Inboth regions, Lee found massive labor protests, but with different characteristics. In the abandoned industrial area, workers express the same sense of betrayal as their counterparts in the USA and in their case, the betrayal of the Maoist principles of solidarity and dedication to the development of the society that they considered a social pact, only to discover that, whatever it was, now it is a bitter fraud.

In the whole country, scores of millions of workers separated from their work units "are seized by a deep sense of insecurity" that engenders "fury and despair," writes Lee.

Lee's work and studies of the abandoned industrial zones of the United States make clear that we should not underestimate the depth of moral indignation that lies behind the angry bitterness, the self-destructiveness, regarding the government and corporate power.

In the United States, the populist movement called Tea Party - and more so in the wider circles that it reaches - reflects the spirit of disillusionment he thinks. The antifiscal extremism of the Tea Party is not as immediately suicidal as the protest suicide of Joe Stack, but nevertheless it is suicidal.

Currently, California is a dramatic example. The largest public system of higher education in the world is being dismantled.

Governor Arnold Schwarzenegger says he will have to eliminate state programs for health and social care, unless the federal government supplies some 7,000 million dollars. Other governors are joining him.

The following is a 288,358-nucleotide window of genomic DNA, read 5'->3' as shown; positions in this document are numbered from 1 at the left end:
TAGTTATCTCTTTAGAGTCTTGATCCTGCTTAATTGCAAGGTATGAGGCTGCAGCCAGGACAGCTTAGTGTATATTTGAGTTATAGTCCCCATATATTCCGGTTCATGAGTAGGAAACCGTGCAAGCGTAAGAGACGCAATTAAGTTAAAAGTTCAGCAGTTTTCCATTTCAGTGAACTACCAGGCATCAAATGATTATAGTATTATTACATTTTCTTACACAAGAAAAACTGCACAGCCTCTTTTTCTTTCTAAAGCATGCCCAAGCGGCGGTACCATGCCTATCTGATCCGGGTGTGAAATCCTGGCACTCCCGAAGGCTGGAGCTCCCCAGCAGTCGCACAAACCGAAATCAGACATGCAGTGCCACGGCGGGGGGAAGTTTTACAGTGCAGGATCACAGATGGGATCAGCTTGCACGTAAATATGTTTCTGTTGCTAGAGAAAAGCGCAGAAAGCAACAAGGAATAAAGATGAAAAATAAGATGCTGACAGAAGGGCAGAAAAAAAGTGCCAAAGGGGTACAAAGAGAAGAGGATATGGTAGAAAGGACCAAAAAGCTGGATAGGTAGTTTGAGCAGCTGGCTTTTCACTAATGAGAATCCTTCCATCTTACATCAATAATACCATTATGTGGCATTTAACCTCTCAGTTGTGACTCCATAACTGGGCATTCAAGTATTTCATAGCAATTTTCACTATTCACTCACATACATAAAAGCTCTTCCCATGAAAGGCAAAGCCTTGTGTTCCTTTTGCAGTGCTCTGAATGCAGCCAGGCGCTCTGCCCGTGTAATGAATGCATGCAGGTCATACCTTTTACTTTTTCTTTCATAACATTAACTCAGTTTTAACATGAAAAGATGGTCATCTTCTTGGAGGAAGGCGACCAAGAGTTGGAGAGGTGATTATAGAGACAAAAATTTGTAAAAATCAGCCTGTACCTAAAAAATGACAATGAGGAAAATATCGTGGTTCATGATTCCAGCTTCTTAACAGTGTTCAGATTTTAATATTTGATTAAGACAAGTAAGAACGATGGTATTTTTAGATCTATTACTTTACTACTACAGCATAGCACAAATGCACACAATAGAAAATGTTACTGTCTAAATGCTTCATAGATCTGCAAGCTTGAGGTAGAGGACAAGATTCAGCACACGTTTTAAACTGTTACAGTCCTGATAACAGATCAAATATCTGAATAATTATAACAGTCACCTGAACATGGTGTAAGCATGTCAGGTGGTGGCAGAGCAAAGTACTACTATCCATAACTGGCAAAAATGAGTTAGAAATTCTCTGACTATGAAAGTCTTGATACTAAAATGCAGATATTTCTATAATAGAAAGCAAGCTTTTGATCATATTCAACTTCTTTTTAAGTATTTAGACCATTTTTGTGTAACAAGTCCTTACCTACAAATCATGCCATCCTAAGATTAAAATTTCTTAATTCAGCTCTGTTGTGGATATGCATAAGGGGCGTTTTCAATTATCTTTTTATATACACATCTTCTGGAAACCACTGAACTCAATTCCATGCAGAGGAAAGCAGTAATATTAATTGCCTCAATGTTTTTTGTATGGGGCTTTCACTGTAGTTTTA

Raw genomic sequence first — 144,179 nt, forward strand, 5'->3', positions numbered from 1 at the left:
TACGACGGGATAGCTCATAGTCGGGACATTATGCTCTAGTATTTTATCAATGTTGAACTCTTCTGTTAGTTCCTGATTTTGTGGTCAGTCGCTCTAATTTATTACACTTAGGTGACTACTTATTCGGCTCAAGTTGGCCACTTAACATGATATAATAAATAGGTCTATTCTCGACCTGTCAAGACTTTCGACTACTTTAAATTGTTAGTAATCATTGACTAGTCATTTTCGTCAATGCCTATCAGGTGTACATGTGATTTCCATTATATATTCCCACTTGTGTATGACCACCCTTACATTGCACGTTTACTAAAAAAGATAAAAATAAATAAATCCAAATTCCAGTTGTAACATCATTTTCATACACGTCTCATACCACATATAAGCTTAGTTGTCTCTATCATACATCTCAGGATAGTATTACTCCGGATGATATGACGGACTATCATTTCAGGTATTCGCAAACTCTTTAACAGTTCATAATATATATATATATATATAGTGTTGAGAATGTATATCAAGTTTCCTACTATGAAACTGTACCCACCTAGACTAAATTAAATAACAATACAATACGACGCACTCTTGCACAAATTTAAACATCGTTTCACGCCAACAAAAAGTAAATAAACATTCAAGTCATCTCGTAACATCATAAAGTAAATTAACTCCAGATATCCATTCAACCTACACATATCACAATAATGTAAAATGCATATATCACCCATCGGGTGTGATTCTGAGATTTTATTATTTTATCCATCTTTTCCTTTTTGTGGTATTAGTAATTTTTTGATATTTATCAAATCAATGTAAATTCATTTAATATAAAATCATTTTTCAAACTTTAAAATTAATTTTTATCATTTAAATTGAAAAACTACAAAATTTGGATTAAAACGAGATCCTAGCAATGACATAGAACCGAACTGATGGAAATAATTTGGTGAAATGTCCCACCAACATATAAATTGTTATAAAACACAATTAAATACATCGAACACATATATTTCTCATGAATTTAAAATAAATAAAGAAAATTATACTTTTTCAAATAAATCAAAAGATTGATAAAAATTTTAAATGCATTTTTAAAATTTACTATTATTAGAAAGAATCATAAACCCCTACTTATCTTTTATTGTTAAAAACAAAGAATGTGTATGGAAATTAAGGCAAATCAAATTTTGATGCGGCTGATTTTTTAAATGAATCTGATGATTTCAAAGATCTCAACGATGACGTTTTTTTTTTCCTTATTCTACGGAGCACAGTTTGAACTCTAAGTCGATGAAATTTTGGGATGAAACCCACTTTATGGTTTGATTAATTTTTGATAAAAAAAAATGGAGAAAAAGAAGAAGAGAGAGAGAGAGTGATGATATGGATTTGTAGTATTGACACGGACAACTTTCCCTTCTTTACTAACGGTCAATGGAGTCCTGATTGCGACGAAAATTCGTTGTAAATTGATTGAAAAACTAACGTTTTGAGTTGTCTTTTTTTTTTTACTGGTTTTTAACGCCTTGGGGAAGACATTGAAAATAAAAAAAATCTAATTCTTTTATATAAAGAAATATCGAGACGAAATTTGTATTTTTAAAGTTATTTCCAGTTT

Meanwhile, a recent movement for states' rights is demanding that the federal government not meddle in their affairs, a good example of what Orwell called "double think": the ability to have two contradictory ideas in mind while believing in both, practically a motto of our times.

The situation of California is the result largely of a antifiscal fanaticism . It is very similar elsewhere, including in wealthy suburbs.

Encouraging antifiscal feelings has been characterized in business advertising. People have to be indoctrinated to hate and fear the government for a good reason: of the existing power systems, the government is the only one who, at first occasionally and in fact answers to the public and can limit the depredations of private power.

However, the antigovernment propaganda must be nuanced. Businesses, of course, favors a powerful state that will work for multinationals and financial institutions, including rescuing them when they destroy the economy.

But in a brilliant exercise in double-thinking, people are led to hate and fear the deficit. In this form, the business partners in Washington could agree to reduced social benefits and rights such as social security (but not rescuing them).

At the same time, people should not object to what is largely creating the deficit: the growing military budget and a completely ineffective privatized health care system .

It's easy to ridicule those such as Joe Stack and others like him for expressing their concerns, but it is much more appropriate to understand what is behind their perceptions and actions at a time when people with real grievances are being mobilized in ways that represent a great danger to themselves and to others.

Noam Chomsky is professor emeritus of linguistics and philosophy at the Massachusetts Institute of Technology, Cambridge, Massachusetts

Translated from the Portuguese version by:



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Author`s name Oksana Orlovskaya